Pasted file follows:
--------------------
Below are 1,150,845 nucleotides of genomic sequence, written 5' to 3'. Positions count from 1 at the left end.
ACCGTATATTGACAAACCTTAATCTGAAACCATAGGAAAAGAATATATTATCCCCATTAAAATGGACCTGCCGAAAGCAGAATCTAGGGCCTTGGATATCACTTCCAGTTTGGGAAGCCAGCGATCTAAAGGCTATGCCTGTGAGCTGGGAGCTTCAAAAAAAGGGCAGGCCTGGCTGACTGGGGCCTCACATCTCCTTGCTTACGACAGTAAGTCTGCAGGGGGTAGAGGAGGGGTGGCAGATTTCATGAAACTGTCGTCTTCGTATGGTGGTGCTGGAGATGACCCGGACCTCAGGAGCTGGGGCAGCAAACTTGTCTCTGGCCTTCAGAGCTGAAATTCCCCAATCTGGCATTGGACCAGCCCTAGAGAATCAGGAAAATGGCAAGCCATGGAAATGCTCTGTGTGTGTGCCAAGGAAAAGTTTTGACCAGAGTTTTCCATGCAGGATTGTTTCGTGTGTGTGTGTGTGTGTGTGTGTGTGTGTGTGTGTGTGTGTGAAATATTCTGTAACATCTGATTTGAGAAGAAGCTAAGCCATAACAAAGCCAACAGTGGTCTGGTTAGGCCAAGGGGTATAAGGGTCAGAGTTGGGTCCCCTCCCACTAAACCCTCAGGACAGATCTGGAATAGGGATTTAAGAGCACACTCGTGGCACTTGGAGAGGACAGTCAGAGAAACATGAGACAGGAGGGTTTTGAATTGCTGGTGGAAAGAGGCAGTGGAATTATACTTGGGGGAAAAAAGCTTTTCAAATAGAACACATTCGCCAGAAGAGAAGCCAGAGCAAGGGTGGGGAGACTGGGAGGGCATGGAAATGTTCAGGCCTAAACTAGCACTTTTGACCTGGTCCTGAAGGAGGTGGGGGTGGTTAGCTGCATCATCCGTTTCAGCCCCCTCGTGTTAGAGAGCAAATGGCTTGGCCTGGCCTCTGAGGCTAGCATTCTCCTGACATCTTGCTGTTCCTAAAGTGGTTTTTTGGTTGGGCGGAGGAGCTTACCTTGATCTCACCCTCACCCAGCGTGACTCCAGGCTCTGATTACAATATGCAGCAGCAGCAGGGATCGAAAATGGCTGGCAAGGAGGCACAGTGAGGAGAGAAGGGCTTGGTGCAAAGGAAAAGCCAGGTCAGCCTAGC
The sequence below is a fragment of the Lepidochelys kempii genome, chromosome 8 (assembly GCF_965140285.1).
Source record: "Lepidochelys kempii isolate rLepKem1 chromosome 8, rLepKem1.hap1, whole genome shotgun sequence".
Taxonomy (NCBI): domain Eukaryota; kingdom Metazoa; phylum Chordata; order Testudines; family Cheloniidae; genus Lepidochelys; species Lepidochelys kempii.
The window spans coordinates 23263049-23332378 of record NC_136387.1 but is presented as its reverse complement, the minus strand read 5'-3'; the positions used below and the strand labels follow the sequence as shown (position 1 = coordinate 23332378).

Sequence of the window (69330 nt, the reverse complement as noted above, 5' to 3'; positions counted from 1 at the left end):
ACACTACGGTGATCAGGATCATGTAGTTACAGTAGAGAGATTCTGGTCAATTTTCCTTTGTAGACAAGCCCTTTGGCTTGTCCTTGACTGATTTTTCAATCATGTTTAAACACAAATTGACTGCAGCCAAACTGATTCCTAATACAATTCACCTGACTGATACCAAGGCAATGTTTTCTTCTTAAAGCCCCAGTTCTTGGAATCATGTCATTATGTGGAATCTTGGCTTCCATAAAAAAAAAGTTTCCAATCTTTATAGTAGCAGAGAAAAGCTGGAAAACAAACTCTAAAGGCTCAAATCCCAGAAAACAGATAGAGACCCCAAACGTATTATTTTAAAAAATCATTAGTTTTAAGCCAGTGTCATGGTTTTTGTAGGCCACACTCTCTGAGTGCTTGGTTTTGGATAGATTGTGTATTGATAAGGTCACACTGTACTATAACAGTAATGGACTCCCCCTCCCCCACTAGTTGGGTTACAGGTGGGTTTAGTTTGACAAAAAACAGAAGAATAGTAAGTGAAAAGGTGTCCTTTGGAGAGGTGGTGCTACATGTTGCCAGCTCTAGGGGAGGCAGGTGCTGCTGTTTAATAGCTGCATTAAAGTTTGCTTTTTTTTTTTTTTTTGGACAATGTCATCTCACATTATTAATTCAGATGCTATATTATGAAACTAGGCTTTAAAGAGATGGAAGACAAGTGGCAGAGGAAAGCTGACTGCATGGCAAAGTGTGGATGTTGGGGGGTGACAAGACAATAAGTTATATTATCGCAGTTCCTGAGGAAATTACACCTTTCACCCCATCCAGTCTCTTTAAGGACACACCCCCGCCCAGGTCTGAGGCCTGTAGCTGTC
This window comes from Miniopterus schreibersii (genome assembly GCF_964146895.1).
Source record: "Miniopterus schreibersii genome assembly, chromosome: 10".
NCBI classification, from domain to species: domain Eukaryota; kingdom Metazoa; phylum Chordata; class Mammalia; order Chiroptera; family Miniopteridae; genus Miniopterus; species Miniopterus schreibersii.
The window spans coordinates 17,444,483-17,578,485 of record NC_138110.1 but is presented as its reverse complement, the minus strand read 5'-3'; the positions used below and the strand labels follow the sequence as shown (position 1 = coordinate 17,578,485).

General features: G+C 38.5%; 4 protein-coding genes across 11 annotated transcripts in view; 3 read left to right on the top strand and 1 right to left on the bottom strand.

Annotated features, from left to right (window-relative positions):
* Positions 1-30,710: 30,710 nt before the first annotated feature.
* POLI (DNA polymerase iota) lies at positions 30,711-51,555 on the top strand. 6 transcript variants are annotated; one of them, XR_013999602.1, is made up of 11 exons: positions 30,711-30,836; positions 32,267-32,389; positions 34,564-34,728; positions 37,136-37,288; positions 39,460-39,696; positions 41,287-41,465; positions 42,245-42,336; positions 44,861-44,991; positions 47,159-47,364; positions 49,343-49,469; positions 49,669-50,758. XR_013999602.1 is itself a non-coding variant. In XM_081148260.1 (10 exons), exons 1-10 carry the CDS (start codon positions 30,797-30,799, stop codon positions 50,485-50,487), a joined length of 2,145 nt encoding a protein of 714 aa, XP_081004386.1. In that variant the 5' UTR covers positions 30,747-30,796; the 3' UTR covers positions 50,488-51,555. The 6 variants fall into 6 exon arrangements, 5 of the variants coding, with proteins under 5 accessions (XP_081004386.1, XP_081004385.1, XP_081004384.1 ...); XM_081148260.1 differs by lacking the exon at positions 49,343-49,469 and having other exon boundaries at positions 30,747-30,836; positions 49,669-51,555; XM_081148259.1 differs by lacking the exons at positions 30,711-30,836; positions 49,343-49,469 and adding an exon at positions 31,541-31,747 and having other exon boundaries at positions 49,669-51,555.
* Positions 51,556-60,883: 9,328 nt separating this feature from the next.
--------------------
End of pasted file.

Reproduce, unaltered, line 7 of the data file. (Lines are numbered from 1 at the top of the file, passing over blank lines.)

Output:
Sequence of the window (69330 nt, the reverse complement as noted above, 5' to 3'; positions counted from 1 at the left end):